In the sixties and seventies, transplanted Houstonian Donald Barthelme made a splash in the New York literary world with short stories and novels like Snow White and The Dead Father. With Hiding Man , one of his former students—now a distinguished professor of English and creative writing at Oregon State University—presents the first biography of one of the twentieth century’s most quietly influential writers.
We don’t expect our artists and writers to be especially virtuous. Where did Donald Barthelme land on the scale of saintliness? Don wrote a story called “The Temptation of St. Anthony” in which the narrator says, “[His] major temptation . . . was perhaps this: ordinary life.” Don found much of ordinary life tedious, in ways that challenged his courtly Texas temperament. Don married four times. Some will shout, “No saint he!” Others will insist his doggedness indicates a sweet-natured and indomitable optimism. I lean toward the latter view, but that probably says more about me than about Don.
Talk a little about Barthelme’s works in the context of their era. Don’s work began appearing regularly in the New Yorker in the early sixties, and it’s astonishing that such quirky fiction—absurd, abstract, sometimes surreal—was accepted into the mainstream. Don’s off-kilter view of the world was right in step with the times, owing much to the black humor of post—World War II novelists like Heller and Mailer and comedians like Sahl and Bruce, as well as to existential philosophy. His material was risky (and risqué) for a slick, weekly American magazine. Mistakenly, I think, Don got pegged as a member of the sixties counterculture. He was hardly countercultural; he was “cultural” in the strictest sense—that is, in trying to move the culture forward with his art.
Barthelme’s relationship with his father was famously contentious. Were their disagreements emotional or intellectual or both? I think the disagreements were emotional because they were intellectual. Karl Killian, who founded Brazos Bookstore, in Houston, says the Barthelme family was like a race of giants, prone to fierce, volcanic talk about art and architecture and music and aesthetics. The elder Barthelme gave Don a level of intellectual stimulation he found almost nowhere else later in life.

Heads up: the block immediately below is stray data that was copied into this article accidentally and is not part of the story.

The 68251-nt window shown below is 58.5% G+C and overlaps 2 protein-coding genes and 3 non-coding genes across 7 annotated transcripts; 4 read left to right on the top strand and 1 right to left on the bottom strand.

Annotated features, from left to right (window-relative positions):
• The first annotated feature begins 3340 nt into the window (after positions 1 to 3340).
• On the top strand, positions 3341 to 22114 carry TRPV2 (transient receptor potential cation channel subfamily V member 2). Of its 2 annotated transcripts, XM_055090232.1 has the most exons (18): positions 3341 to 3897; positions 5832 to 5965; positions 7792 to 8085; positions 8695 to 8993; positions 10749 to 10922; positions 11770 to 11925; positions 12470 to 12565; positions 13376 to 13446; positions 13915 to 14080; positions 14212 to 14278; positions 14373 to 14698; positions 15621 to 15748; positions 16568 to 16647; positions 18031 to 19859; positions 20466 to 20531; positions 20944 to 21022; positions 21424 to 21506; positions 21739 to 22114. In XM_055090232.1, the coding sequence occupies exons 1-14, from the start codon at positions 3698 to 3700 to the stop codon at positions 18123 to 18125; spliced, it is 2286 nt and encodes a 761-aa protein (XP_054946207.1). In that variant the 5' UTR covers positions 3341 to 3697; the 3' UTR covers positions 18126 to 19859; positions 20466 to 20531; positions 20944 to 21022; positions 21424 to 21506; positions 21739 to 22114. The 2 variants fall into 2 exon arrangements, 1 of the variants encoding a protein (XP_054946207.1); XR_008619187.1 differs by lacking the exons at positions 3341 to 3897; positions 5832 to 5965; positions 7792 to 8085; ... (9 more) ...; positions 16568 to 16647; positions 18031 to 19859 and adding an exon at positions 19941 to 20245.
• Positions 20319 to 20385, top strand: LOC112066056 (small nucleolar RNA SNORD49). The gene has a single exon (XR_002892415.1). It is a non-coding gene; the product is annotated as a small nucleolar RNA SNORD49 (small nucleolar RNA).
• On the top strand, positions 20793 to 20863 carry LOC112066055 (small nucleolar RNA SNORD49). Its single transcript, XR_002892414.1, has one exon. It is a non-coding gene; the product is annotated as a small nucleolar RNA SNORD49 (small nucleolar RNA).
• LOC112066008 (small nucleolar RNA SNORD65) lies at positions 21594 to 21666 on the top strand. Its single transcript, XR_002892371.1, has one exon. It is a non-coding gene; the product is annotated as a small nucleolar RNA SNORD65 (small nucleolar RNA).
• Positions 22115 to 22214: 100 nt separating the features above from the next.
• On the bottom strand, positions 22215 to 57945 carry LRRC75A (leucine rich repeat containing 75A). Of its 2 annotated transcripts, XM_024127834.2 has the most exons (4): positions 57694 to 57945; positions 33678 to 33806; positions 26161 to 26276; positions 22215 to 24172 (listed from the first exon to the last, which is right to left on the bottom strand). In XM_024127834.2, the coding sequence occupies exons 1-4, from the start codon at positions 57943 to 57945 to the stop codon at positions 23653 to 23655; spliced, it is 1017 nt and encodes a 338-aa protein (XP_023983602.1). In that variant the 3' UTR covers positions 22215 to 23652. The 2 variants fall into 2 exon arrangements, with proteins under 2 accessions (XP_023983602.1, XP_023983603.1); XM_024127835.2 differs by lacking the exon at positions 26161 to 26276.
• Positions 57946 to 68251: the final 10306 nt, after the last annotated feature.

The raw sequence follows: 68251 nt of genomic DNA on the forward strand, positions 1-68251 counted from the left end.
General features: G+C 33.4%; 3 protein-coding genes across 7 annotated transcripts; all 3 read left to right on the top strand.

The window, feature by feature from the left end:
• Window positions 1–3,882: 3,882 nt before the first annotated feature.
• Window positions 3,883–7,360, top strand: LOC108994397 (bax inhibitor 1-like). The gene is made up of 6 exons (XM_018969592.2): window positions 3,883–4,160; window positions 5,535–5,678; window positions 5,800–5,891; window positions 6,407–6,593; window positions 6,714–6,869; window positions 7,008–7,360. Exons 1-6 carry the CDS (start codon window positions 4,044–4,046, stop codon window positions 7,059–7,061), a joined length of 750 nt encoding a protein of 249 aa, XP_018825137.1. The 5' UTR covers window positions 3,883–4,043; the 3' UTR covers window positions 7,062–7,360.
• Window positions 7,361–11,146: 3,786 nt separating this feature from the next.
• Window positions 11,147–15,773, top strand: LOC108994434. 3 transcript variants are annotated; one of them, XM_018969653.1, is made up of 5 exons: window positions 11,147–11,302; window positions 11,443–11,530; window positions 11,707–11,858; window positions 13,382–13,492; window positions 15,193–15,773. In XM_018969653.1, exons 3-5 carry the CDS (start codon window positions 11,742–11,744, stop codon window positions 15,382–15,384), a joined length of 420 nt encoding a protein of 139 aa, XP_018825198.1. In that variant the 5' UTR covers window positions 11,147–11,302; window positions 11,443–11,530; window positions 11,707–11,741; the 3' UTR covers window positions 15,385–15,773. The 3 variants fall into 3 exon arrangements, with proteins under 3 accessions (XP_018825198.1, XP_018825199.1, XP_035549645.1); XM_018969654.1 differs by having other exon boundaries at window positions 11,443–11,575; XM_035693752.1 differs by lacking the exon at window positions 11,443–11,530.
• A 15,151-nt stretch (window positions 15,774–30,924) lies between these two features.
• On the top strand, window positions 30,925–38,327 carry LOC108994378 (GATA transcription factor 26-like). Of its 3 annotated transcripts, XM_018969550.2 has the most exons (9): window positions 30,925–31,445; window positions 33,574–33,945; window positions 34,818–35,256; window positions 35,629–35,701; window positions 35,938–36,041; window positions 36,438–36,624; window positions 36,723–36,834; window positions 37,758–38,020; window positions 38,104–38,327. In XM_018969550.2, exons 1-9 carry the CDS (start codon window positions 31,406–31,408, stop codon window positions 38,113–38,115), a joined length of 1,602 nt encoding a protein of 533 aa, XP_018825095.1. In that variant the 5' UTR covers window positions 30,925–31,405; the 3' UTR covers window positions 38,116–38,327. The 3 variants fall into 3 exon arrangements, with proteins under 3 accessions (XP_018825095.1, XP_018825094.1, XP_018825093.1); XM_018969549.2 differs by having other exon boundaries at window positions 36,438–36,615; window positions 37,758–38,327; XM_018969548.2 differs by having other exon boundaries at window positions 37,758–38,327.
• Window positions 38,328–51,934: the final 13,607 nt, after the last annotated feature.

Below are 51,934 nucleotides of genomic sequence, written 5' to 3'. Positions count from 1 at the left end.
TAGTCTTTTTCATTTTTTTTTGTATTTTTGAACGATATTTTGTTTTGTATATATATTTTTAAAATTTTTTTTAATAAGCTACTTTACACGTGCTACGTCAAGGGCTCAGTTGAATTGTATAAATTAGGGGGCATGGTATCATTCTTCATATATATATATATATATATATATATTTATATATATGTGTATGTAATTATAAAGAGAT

Do you have a particular favorite among Barthelme’s works? The Dead Father, written in midcareer, sums up Don’s early preoccupations—an emphasis on style and recasting old myths—and anticipates what was to come in the later work—sparkling dialogues, a more wistful tone—and therefore remains a signature work. My favorite of the story collections is 1970’s City Life, which shows Don inventing at full pitch, with a stunning variety of subjects and story structures.
Was his writing affected by his never-ending moves between Houston and New York? In the summer of 1984, I flew from Houston to New York to visit him, and I saw a very different Don there than I’d witnessed in Texas. He loved to walk, to be among bustling humanity on the streets, a very hard thing to do in car-centric Houston. On the streets of Manhattan—among various body types, ages, accents, architectural styles, building eras, immigrant artifacts, foods, smells, colors—you know you’re part of a living, breathing collage, and you want to celebrate it! This is the essence of much of Don’s writing. What many critics call his absurdity is merely reportage: portraits of city life. All this aside, with some reservations he loved Houston. He returned there in the eighties. He was in a marriage there that was good for him, and he was raising a young daughter in a place he knew was safer than New York. His late stories reflect these concerns, these contentments and worries, and they are richer for it. Read the full interview. St. Martin’s Press, $29.95